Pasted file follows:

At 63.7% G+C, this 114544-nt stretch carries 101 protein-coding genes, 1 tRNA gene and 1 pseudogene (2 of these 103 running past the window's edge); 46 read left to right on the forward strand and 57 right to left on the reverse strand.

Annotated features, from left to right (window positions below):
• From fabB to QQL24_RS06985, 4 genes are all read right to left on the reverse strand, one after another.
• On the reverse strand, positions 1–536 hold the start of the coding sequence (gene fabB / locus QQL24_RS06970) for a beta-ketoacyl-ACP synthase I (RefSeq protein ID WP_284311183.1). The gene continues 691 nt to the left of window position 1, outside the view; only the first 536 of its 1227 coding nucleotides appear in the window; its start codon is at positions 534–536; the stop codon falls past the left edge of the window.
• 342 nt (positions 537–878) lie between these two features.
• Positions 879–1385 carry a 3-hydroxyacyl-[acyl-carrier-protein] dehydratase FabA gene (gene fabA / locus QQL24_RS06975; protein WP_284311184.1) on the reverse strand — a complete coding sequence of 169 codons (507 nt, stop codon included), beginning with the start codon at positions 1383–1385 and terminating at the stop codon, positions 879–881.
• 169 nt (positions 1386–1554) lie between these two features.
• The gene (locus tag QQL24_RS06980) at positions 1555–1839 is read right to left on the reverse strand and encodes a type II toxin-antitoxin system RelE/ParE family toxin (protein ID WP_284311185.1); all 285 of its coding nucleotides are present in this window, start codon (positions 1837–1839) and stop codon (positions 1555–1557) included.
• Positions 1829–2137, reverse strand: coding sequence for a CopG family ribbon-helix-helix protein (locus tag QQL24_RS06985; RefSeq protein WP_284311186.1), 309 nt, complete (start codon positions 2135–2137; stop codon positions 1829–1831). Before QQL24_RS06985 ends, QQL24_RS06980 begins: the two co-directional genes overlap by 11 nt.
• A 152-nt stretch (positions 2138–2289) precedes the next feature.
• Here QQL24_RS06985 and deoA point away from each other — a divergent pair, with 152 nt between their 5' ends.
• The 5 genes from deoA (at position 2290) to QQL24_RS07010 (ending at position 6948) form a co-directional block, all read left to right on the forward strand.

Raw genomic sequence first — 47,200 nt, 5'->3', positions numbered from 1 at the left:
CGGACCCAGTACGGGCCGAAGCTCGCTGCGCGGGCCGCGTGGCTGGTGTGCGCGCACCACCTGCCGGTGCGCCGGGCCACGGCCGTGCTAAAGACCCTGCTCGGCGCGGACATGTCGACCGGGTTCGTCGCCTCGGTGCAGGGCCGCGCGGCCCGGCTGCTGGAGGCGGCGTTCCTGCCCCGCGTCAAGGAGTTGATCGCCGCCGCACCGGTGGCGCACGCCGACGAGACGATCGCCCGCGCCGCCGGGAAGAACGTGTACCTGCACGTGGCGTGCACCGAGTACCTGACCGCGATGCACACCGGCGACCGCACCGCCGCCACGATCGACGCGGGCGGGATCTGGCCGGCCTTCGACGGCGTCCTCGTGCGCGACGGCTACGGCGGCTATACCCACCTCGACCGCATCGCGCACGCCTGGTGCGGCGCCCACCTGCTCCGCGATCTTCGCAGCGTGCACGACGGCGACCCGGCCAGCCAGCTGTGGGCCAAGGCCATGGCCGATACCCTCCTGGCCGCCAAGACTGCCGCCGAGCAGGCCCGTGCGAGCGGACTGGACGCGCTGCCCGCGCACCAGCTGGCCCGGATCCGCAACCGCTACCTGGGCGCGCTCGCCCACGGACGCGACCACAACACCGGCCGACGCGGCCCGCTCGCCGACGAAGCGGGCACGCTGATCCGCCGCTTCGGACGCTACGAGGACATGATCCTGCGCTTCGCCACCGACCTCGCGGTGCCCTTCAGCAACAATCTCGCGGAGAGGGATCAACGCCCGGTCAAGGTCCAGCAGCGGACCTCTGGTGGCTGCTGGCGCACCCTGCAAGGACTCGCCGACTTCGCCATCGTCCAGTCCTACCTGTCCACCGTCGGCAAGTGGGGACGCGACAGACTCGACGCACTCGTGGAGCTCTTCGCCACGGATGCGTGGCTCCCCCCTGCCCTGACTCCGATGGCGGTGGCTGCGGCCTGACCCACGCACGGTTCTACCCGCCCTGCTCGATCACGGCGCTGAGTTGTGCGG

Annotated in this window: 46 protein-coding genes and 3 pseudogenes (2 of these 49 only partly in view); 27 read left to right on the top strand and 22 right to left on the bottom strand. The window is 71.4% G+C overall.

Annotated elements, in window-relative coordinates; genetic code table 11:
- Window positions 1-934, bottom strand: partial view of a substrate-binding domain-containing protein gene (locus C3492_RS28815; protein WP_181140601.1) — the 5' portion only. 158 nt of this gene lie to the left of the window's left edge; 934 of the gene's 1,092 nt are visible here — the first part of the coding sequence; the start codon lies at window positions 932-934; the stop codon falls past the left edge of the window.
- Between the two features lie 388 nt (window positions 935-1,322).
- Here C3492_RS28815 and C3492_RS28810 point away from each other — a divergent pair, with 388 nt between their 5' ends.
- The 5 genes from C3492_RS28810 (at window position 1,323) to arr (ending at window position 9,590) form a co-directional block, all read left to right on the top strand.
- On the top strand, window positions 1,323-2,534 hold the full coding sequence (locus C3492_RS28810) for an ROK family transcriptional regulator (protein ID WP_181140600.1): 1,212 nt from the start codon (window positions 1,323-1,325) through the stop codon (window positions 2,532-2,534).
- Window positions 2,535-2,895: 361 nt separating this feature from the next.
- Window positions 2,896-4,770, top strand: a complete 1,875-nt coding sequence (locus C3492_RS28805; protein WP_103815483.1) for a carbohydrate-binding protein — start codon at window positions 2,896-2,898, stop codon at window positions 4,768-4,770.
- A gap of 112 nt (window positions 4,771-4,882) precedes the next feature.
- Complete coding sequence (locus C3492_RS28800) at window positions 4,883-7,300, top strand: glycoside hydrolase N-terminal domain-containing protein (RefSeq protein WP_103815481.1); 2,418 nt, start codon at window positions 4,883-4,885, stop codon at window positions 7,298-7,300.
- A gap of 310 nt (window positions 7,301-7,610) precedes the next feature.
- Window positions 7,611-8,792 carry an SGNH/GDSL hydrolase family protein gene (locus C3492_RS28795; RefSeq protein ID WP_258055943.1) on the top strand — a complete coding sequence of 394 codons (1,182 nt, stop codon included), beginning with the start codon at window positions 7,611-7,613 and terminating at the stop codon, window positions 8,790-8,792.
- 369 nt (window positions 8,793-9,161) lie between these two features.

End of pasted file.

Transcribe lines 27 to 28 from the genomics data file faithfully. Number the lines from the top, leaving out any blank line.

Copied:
- Window positions 7,611-8,792 carry an SGNH/GDSL hydrolase family protein gene (locus C3492_RS28795; RefSeq protein ID WP_258055943.1) on the top strand — a complete coding sequence of 394 codons (1,182 nt, stop codon included), beginning with the start codon at window positions 7,611-7,613 and terminating at the stop codon, window positions 8,790-8,792.
- 369 nt (window positions 8,793-9,161) lie between these two features.